There are few two-ingredient dishes as simple and satisfying as a grilled cheese. NYC chefs have developed a few tweaks here and there—melting aged curds and toasting oven-fresh buns from some of the city’s best bakeries —to help rank this classic childhood favorite among Gotham’s leading comfort food dishes. From a fried fowl counter dishing out pimento sammies with collard greens to a plancha-seared two-cheese kicker from one of the best Queens restaurants, these are the essential fromage-on-bread combos in New York City.
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Best grilled cheese in NYC
You guessed it: Cheese is the main attraction at this sit-down extension of the nearly 80-year-old Bleecker Street fromagerie. The namesake Murray’s Melt sandwiches a secret blend of three curds—some fresh from Murray’s cheese caves in Long Island City—on a pan-baked pullman loaf.
This beer hall's inventive girlled cheese is a piece of art. It’s essence is made of two glazed doughnuts that are grilled with generous amounts of mozzarella cheese in the middle. The ozzing sammy is then served over a steamy bowl of tomato soup. Alright, we'll just come out and say it: It's a masterpiece!
This 20-seat shop—from artisanal-cheese maker Valley Shepherd Creamery in New Jersey—slings a munchable griller loaded with its year-aged Gruyere-style Somerset cheese plus cured ham and cornichons, along with more gussied-up varieties like a brisket-and-macaroni number and an autumnal brie selection with cranberry chutney and pine nuts.
Celebrated Seattle cheese-maker Beecher's operates this 3,000-square-foot complex where you can watch vats of local milk being converted into artisan curds for the retail and restaurant arms of the operation. Its Flagship (cheddar, Gruyère) and Just Jack cheese get sandwiched between unbuttered, whole wheat bread on a panini grill for its house grilled cheese.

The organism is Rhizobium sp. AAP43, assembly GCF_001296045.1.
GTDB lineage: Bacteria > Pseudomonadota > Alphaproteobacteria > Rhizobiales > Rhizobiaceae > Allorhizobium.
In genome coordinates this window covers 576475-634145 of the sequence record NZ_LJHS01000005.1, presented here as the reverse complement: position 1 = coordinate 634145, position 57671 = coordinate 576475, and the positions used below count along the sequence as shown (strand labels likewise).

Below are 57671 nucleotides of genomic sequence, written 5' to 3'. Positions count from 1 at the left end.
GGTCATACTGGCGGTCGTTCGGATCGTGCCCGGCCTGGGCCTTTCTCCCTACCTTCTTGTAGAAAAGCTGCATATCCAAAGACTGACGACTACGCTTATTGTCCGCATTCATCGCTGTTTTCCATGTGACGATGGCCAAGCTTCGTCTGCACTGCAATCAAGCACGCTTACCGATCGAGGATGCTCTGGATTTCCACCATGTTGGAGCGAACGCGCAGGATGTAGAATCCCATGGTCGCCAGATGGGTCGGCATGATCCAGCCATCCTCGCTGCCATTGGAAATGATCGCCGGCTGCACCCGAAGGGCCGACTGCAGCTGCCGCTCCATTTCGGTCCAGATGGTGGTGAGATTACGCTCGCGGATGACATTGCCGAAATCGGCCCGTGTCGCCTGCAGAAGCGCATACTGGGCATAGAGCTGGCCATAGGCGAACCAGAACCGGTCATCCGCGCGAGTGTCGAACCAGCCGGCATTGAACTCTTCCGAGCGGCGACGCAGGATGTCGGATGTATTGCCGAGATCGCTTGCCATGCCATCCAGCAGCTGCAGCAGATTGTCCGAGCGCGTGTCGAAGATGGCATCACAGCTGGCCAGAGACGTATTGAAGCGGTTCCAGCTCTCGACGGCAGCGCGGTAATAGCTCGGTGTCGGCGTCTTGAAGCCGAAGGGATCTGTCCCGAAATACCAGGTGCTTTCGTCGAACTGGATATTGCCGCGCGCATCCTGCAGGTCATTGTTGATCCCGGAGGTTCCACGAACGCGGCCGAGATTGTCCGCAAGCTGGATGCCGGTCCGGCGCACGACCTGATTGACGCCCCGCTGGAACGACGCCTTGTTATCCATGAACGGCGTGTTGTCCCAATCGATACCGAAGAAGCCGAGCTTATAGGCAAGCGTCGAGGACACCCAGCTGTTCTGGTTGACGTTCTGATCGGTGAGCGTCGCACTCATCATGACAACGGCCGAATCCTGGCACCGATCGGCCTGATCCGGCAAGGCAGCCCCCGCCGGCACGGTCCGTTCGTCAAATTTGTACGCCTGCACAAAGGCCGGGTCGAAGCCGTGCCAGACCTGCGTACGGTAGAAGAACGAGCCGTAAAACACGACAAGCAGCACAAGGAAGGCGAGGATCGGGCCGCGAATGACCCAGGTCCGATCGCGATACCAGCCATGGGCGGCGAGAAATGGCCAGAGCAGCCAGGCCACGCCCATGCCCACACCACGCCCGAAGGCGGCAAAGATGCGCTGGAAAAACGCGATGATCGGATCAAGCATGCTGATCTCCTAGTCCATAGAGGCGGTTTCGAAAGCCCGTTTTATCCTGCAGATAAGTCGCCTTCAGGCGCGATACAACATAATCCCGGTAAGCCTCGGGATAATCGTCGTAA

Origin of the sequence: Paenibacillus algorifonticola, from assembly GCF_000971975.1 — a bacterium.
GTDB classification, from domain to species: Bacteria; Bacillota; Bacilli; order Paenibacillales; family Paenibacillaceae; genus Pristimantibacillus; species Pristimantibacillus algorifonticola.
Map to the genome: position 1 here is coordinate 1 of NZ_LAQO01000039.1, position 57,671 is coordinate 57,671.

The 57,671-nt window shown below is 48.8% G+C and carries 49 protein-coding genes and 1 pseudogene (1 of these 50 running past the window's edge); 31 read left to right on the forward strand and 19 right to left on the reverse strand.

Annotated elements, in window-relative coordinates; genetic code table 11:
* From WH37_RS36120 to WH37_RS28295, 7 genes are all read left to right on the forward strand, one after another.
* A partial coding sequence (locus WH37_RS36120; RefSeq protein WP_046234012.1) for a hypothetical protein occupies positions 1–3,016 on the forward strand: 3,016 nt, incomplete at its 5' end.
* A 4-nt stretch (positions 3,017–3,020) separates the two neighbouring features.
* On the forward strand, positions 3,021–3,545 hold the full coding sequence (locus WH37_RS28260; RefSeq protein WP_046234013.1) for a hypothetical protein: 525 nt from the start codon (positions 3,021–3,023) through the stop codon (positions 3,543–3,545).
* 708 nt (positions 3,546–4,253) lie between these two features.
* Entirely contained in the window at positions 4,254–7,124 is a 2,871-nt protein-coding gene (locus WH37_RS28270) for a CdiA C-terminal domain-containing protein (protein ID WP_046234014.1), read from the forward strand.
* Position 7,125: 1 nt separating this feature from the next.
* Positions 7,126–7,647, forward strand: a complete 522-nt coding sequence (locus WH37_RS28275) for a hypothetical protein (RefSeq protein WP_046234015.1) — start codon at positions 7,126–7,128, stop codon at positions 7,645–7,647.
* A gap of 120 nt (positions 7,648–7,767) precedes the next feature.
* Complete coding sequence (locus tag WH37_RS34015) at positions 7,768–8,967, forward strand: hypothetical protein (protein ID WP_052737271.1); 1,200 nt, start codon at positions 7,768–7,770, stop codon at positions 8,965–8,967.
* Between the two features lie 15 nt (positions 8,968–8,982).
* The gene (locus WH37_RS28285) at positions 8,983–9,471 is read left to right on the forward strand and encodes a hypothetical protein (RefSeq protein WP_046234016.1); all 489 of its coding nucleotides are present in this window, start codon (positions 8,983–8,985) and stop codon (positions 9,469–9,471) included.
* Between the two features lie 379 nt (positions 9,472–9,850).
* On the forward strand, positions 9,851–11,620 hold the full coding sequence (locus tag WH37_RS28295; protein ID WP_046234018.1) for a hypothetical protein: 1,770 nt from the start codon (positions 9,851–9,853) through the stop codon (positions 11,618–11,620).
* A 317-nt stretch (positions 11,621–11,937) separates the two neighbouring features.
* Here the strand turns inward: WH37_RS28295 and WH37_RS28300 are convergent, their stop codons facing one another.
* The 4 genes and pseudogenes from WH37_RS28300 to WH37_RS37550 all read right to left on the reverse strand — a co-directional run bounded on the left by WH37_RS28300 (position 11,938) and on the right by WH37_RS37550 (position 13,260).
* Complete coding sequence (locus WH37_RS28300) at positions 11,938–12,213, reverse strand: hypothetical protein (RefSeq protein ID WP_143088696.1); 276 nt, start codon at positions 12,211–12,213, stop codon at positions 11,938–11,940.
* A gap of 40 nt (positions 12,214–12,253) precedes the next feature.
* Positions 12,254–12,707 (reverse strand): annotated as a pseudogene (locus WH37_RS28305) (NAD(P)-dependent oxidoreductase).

All locations of this grilled cheese chainlet turn out a classic combo of melted American and cheddar cheeses blanketed over Orwasher’s white bread and fired on a flattop grill.
Six varieties of fancy grilled cheeses, rotating on a weekly basis, are available from this grilled-cheese truck. Owner Michael Jacober's experience at locavore haven Franny's comes through: The menu features produce from Queens County Farm; curds from Saxelby and Murray's; and bread from Balthazar, Grandaisy and Orwasher Bakery. Melts include gussied-up versions, like Gouda with smoked guanciale and spring garlic butter on white bread. Soups (gazpacho, tomato) and sauces (garlic chili oil, smoked chipotle) are also on offer.
There's no shortage of brown-spirits peddlers in Williamsburg (Post Office, the Whiskey Brooklyn). But at this serious watering hole, whiskey joins forces with another tempting epicurean darling—locavore grilled cheeses. Studious boozers can choose from more than 225 selections, including George Dickel Old No. 8 Tennessee Whisky, Johnnie Walker Blue Label and Old Potrero 19th Century Straight Rye Whiskey. Pair yours with one of seven melted-cheese sammies, like the Karen (New York sharp cheddar, havarti and gruyere on sourdough) or the Maefred (brie, local mushrooms and rosemary on ciabatta), made with Orwasher's bread.
At this New York City neighborhood restaurant where family-style dining is encouraged, chef Ned Baldwin meticulously sourcse vibrant ingredients to create unfussy, crowd-pleasing dishes that range from the familiar to the unexpected. The jaw-dropping French onion sandwich manages to span both categories: a monster sammie stuffed with half-melted cheese curds and a heap of sweet, sticky caramelized onions, it's deeply familiar yet totally surprising all at once.
As the name suggests, American spirits are the emphasis at this dark, sultry bar. Along with a selection of bourbons and ryes, there are gins, vodkas and rums, all distilled in the States. And while the focus is clearly on drinking, there’s excellent upscale pub grub: we adore the oozy truffle grilled cheese, stuffed with creamy goat gouda and fontina cheeses and served alongside an earthy tangle of mushroom and arugula salad.
The experience at Lucy’s Whey varies on what neighborhood you’re in. At the teeny-tiny Chelsea Market outpost, there are enough tourists crowded around the small case waiting for samples or an oversize—and totally worth the wait—pressed grilled cheese to give you a heart attack, while at the spacious Upper East Side location you can enjoy the monster sandwich in peace. Either way, the first bite will have you forgetting all about your surroundings, commodious or not: the toasty sammy, filled to brimming with the shop's nutty Prairie Breeze cheddar, is delicious, and is finished with a sweet swipe of fig jam.